Speaking of leg day, I think we have all been there. Day 1 you squat. Day 2 you feel tight. Days 2.5-4  you feel like every step, stair, and leg movement will make you cry. Days 6-7 you start to feel better and you do leg day again. This problem is experienced frequently and more severely with the initiation of an exercise program in a previously untrained person or muscle group. There is debate as to the exact cause of DOMS, however it is safe to say that muscle damage plays a large roll in its causation.
Here are a few ways to prevent DOMS when starting a new program, brought to you by the NSCA.
1. Caffeine! That’s right, a cup of Joe can help relieve some of that muscle pain. But the dose and timing make this intervention difficult to nail down. Around 5 mg/kg before a workout is recommended, but that equation isn’t always right for everyone.
2. Cryotherapy – This fancy term for ice bath, is an intervention that has been used for years. But realistically it’s just not practical. No one likes to be dunked in cold water, and especially not for the 10 minutes suggested. But hey, I won’t stop you if you want to turn your self into a Popsicle to avoid a little pain the day after a heavy lift.
3. Branched-chain amino acids (BCAA) – I am personally not a big fan of this intervention. Research shows that it has modest effects, and there’s no consensus on how much to take or when. For me, the best option is to take a high quality protein before and after exercise. It’s cheaper, tastier, and has a multitude of additional benefits.
4. Aerobic exercise – This should already be a part of your exercise routine, so it should be easy to implement. Doing 10-20 minutes worth of cardio before resistance exercise, or using active rest between sets, can be a great way to off set some DOMS.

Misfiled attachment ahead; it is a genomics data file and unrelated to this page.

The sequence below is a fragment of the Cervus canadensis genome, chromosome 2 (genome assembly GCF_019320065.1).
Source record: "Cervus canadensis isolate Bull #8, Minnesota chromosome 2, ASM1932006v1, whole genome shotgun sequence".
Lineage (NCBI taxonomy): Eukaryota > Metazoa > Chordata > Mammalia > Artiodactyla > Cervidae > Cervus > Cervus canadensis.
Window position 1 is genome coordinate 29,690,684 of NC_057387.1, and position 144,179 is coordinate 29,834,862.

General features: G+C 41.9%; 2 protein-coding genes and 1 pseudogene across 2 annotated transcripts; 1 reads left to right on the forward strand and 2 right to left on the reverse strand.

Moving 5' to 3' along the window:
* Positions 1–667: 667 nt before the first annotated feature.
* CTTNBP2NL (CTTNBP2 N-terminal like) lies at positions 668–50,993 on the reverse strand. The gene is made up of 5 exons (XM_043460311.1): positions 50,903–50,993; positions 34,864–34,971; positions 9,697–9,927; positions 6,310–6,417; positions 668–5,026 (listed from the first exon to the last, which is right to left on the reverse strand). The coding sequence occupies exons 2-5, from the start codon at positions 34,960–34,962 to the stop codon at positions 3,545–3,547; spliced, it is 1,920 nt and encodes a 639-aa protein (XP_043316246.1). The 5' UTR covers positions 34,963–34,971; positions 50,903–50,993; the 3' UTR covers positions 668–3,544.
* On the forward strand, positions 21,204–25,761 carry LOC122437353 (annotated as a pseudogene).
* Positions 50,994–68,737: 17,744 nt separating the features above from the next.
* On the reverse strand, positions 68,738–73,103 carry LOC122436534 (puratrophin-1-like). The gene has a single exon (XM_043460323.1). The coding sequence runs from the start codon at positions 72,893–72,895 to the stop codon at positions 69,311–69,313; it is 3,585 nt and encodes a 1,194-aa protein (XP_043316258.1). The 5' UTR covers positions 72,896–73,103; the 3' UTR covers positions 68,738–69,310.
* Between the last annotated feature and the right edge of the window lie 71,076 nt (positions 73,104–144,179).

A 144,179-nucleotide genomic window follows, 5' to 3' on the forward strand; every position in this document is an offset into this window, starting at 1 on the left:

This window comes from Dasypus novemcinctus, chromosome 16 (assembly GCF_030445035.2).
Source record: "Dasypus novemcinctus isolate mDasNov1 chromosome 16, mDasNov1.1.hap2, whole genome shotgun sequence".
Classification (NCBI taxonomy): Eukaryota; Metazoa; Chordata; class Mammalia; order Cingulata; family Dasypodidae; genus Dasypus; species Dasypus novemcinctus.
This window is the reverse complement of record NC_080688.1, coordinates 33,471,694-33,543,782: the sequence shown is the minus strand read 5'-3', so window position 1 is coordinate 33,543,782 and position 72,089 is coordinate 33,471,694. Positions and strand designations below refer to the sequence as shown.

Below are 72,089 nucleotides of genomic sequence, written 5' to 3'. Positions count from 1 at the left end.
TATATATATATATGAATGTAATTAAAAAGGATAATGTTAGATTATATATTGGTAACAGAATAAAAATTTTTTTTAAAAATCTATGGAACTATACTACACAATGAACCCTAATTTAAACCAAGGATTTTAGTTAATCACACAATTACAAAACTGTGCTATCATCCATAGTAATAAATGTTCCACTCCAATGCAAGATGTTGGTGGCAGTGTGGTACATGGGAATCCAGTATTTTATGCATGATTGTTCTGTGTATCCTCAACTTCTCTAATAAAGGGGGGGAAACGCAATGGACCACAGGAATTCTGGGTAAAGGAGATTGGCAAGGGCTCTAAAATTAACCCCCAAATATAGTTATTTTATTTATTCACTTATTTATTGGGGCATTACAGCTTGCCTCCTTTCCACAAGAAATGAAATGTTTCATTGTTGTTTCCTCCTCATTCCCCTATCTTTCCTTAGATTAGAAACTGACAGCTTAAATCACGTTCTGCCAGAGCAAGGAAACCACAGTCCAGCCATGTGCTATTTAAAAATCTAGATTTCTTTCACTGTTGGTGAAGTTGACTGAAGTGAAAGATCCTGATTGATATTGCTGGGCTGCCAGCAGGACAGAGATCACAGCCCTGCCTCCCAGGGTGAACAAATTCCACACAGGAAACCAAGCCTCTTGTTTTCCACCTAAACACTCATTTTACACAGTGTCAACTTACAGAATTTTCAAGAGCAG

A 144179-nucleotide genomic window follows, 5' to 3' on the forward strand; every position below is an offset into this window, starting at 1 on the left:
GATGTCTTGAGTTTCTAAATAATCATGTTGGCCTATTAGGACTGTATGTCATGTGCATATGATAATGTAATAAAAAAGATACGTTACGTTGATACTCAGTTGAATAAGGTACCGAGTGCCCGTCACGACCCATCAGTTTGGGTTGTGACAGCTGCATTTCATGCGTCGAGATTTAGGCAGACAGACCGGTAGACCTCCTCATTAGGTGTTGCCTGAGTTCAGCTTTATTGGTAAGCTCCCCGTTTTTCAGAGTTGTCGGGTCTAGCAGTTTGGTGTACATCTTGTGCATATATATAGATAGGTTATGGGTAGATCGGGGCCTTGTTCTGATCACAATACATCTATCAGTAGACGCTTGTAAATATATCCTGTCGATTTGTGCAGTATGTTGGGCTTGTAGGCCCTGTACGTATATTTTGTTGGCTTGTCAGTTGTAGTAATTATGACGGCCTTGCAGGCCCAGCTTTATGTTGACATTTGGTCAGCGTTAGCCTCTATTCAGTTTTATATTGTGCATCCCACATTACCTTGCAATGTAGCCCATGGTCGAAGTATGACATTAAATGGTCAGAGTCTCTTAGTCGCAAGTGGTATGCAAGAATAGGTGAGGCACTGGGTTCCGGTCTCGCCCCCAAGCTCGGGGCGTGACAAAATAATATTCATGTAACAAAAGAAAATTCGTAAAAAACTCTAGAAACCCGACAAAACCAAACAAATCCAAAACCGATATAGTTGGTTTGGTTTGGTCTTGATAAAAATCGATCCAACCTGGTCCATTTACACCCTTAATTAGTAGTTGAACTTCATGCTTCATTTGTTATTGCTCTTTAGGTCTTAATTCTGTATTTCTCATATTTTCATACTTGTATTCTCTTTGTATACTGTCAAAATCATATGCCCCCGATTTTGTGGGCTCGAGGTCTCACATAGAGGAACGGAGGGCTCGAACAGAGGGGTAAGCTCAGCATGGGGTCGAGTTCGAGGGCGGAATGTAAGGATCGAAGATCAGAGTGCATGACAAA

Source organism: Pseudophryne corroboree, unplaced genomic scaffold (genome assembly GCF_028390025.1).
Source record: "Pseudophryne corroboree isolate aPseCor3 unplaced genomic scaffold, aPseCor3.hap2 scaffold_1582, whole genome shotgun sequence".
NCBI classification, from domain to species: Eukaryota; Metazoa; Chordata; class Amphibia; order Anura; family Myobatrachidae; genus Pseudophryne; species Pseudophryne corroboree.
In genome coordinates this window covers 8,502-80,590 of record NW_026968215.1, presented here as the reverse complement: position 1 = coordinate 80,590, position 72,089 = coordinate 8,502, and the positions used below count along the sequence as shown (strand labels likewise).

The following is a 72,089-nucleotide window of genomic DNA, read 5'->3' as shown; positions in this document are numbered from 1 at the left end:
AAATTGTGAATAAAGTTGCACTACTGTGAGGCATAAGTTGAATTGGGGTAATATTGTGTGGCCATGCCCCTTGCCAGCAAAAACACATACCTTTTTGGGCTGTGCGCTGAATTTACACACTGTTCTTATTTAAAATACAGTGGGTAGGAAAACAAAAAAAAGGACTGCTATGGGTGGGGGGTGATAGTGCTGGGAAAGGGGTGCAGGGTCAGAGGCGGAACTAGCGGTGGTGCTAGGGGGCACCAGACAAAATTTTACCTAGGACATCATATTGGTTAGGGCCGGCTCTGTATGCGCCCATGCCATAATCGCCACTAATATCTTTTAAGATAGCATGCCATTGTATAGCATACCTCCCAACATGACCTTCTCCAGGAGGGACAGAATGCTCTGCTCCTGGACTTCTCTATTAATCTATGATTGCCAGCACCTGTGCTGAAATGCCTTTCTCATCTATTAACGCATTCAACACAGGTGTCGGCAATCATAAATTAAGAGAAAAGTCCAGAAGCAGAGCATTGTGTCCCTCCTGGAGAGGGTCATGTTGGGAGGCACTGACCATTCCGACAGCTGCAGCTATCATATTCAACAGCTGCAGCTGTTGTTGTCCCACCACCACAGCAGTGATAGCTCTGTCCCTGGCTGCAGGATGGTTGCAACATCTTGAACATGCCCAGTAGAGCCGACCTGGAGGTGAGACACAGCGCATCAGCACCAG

I hope you all learned about some new ways to decrease your DOMS. Be sure to check out the full article for more information about each intervention, and to check out some of the science behind it all.

Serape Diem: Functional Core Exercise’s You Should Be Doing

How are you going to translate the force produced from those strong legs to the arms? By utilizing the Serape effect of course!!!!

Imagine your body is made up of two big blocks of meat. You have your upper body and you have your lower body. Now imagine you want to use both of those big blocks of meat simultaneously to do something like throw/hit a ball, dig a hole or golf , push a cart full of groceries, or punch a heavy bag. How are you going to translate the force produced from those strong legs to the arms? By utilizing the Serape effect of course!!!! The Serape effect is basically the use of the core to translate force from the lower body through the arms. There are a variety of “functional” exercises that you can, and should, be doing to make sure you’re not overusing joints which can lead to injury. So now that you have a little background knowledge, let’s dive into today’s post!


The term “functional training” is a bit of a buzzword garbage term. My favorite quote regarding this is from James Fell that says “It’s meaningless. Any time someone says an exercise is functional it means they don’t know what they’re talking about. All exercises are functional. Your mom is functional.” Funny and true. All exercise has function, and a variety of exercise is important to maintain function. For instance, if you exclusively use exercise machines, you may lose the ability to use those strong muscles in a rotational fashion. That’s where the functional aspect of training the Serape comes in. Broadly, the core  can be described as being between the joints of the shoulders and hips.The muscles that attach the pelvis, spine, and rib cage perform many functions. Hip musculature generates the majority of power, then transfers it upward through the linkage to the arms through a “stiffened” core, which creates efficient transfer of forces, and is one of the keys to injury prevention. The Serape involves these features from both ends of the core in a spiral pattern (1). It actually wraps itself around the trunk of the body, perfectly designed for rotating the hips and shoulders in an opposite direction allowing the hips to lead and the shoulder to follow in many ground-based activities such as throwing, batting, golfing, or punching (2). Take a look at the pictures below and/or this video for a good visualization of how it works.

If you’re a nerd like me and want to know what exact muscles are involved, here are some pictures detailing the exact muscles used with the Serape.